That all got me thinking about different intelligences. For the bulk of my life, I considered myself rational. Hell, I got a degree in Philosophy, for God’s(s) sake. To a younger me, it seemed being rational – and rationally intelligent – was key to living a good life. More than that, it was the only key. You were either someone who thought critically or you were making deep mistakes about yourself. What I was missing – and what all of western patriarchy so carefully misses – is that reason is only one small way to understand the world.

I remember having this conversation with an ex about feminism. She said one of the ways women are discounted is by being labeled emotional. Well, I knew that much, and I was on board. But she went on to say that there are these broader ways of looking at a situation – through emotional, psychological, social, etc lenses – that get completely ignored by the competitive mainstream. And by ignoring them, you exclude people who may not have been given the keys to the Castle on the Hill, but who have very real, valid, meaningful experience to bring to the table.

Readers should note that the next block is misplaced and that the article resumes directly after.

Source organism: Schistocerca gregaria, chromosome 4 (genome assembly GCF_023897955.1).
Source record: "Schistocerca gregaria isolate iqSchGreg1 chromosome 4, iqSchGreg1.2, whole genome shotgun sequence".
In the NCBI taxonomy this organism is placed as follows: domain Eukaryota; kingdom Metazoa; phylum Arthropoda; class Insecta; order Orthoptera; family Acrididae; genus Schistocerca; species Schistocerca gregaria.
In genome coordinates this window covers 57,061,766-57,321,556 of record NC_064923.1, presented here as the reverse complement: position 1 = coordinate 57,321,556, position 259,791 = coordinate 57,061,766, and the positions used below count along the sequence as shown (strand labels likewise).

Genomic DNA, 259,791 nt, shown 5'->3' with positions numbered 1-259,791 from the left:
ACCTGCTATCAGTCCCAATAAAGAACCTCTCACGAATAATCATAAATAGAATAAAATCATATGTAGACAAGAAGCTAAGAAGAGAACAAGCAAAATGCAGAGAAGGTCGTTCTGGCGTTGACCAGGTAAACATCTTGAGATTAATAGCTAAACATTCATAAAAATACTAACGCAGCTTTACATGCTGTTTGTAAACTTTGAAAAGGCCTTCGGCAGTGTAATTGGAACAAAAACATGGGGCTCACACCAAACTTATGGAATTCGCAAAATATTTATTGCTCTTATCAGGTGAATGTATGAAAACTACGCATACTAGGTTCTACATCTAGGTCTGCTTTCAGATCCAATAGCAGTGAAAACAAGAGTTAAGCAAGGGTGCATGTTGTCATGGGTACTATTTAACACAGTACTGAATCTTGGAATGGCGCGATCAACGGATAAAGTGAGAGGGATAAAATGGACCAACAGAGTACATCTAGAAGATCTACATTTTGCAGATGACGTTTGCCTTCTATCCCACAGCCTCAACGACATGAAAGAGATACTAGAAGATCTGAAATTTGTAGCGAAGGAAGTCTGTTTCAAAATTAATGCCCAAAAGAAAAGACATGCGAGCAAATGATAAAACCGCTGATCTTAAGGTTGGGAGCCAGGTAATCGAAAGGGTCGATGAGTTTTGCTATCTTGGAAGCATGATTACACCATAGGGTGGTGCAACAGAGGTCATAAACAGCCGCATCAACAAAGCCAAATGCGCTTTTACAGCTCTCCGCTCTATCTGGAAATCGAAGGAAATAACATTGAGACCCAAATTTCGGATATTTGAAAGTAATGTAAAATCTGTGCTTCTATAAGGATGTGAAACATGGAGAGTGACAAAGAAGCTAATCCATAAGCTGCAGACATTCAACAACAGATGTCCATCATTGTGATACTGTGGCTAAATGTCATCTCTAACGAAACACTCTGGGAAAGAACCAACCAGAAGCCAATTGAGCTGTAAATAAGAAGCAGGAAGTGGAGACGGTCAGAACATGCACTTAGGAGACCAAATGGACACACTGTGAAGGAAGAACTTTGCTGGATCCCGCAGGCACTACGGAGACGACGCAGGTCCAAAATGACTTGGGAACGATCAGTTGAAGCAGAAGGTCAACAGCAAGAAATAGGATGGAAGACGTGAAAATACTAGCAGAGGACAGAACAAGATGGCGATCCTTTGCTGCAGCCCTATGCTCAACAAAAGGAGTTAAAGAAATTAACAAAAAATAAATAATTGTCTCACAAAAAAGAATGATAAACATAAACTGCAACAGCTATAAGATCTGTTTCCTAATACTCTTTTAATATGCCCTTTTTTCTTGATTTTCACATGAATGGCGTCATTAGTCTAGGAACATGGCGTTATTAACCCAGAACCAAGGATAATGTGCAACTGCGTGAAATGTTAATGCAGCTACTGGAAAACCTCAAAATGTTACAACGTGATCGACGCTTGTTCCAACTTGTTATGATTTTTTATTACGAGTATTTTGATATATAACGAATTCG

Anyway, the Narrator of “The Sense of an Ending” goes on and on about this girl who broke his heart. And he’s constantly trying to pick apart his memories of her to figure out who she really was and why she did some things she did. But what I think he’s missing – and maybe so is Barnes – is that a lot of action, by both men and women, is not taken like a fruit from some tree of logically consistent causality, but from any other sort of vibrant garden, whose bushes grow great branches without every caring about a things like reason or intelligibility.